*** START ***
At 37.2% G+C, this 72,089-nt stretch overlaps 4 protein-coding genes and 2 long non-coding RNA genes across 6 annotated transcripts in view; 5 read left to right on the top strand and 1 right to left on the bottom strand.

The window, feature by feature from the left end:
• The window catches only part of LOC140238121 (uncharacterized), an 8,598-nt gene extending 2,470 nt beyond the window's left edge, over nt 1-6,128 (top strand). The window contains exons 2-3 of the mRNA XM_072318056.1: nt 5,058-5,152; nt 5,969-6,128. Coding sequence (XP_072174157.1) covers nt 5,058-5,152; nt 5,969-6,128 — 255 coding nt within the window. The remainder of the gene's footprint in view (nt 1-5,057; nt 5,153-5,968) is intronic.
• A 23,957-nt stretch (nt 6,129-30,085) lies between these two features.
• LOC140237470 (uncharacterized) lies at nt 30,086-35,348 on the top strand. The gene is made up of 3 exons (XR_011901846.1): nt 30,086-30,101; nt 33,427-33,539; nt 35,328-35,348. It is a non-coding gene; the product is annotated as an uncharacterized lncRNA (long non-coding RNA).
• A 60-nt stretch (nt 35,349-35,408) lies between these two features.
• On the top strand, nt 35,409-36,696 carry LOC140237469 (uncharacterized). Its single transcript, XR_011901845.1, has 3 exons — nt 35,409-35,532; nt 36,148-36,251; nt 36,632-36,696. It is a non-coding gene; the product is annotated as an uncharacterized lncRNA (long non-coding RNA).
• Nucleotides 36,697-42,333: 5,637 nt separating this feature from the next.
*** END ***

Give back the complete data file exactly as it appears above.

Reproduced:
At 37.2% G+C, this 72,089-nt stretch overlaps 4 protein-coding genes and 2 long non-coding RNA genes across 6 annotated transcripts in view; 5 read left to right on the top strand and 1 right to left on the bottom strand.

The window, feature by feature from the left end:
• The window catches only part of LOC140238121 (uncharacterized), an 8,598-nt gene extending 2,470 nt beyond the window's left edge, over nt 1-6,128 (top strand). The window contains exons 2-3 of the mRNA XM_072318056.1: nt 5,058-5,152; nt 5,969-6,128. Coding sequence (XP_072174157.1) covers nt 5,058-5,152; nt 5,969-6,128 — 255 coding nt within the window. The remainder of the gene's footprint in view (nt 1-5,057; nt 5,153-5,968) is intronic.
• A 23,957-nt stretch (nt 6,129-30,085) lies between these two features.
• LOC140237470 (uncharacterized) lies at nt 30,086-35,348 on the top strand. The gene is made up of 3 exons (XR_011901846.1): nt 30,086-30,101; nt 33,427-33,539; nt 35,328-35,348. It is a non-coding gene; the product is annotated as an uncharacterized lncRNA (long non-coding RNA).
• A 60-nt stretch (nt 35,349-35,408) lies between these two features.
• On the top strand, nt 35,409-36,696 carry LOC140237469 (uncharacterized). Its single transcript, XR_011901845.1, has 3 exons — nt 35,409-35,532; nt 36,148-36,251; nt 36,632-36,696. It is a non-coding gene; the product is annotated as an uncharacterized lncRNA (long non-coding RNA).
• Nucleotides 36,697-42,333: 5,637 nt separating this feature from the next.